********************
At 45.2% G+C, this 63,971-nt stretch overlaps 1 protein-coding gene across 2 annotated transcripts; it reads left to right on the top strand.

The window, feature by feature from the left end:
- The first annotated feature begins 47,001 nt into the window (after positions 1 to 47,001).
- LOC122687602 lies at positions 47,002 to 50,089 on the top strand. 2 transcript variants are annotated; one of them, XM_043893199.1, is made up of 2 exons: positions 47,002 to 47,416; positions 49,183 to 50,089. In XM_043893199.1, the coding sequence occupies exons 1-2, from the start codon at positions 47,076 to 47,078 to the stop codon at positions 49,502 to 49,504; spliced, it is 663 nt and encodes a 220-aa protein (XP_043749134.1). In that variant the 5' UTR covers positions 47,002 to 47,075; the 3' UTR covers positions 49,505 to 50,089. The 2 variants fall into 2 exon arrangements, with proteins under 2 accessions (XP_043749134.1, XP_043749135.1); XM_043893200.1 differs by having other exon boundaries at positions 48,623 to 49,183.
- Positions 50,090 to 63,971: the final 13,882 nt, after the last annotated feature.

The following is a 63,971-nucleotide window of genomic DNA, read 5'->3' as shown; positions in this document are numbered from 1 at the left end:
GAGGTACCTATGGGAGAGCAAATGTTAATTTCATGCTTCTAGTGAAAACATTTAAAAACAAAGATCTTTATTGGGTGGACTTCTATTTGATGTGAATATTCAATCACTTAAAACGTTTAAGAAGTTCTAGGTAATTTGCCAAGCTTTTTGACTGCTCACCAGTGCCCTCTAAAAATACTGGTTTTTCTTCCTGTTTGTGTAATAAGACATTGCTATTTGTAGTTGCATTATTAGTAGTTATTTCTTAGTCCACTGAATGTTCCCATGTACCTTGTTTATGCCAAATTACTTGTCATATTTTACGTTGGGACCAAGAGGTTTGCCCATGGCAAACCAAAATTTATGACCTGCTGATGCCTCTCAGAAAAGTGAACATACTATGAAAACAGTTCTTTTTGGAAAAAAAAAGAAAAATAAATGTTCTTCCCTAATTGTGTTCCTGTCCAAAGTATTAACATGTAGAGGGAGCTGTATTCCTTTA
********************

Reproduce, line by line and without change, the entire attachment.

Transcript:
At 45.2% G+C, this 63,971-nt stretch overlaps 1 protein-coding gene across 2 annotated transcripts; it reads left to right on the top strand.

The window, feature by feature from the left end:
- The first annotated feature begins 47,001 nt into the window (after positions 1 to 47,001).
- LOC122687602 lies at positions 47,002 to 50,089 on the top strand. 2 transcript variants are annotated; one of them, XM_043893199.1, is made up of 2 exons: positions 47,002 to 47,416; positions 49,183 to 50,089. In XM_043893199.1, the coding sequence occupies exons 1-2, from the start codon at positions 47,076 to 47,078 to the stop codon at positions 49,502 to 49,504; spliced, it is 663 nt and encodes a 220-aa protein (XP_043749134.1). In that variant the 5' UTR covers positions 47,002 to 47,075; the 3' UTR covers positions 49,505 to 50,089. The 2 variants fall into 2 exon arrangements, with proteins under 2 accessions (XP_043749134.1, XP_043749135.1); XM_043893200.1 differs by having other exon boundaries at positions 48,623 to 49,183.
- Positions 50,090 to 63,971: the final 13,882 nt, after the last annotated feature.

The following is a 63,971-nucleotide window of genomic DNA, read 5'->3' as shown; positions in this document are numbered from 1 at the left end:
GAGGTACCTATGGGAGAGCAAATGTTAATTTCATGCTTCTAGTGAAAACATTTAAAAACAAAGATCTTTATTGGGTGGACTTCTATTTGATGTGAATATTCAATCACTTAAAACGTTTAAGAAGTTCTAGGTAATTTGCCAAGCTTTTTGACTGCTCACCAGTGCCCTCTAAAAATACTGGTTTTTCTTCCTGTTTGTGTAATAAGACATTGCTATTTGTAGTTGCATTATTAGTAGTTATTTCTTAGTCCACTGAATGTTCCCATGTACCTTGTTTATGCCAAATTACTTGTCATATTTTACGTTGGGACCAAGAGGTTTGCCCATGGCAAACCAAAATTTATGACCTGCTGATGCCTCTCAGAAAAGTGAACATACTATGAAAACAGTTCTTTTTGGAAAAAAAAAGAAAAATAAATGTTCTTCCCTAATTGTGTTCCTGTCCAAAGTATTAACATGTAGAGGGAGCTGTATTCCTTTA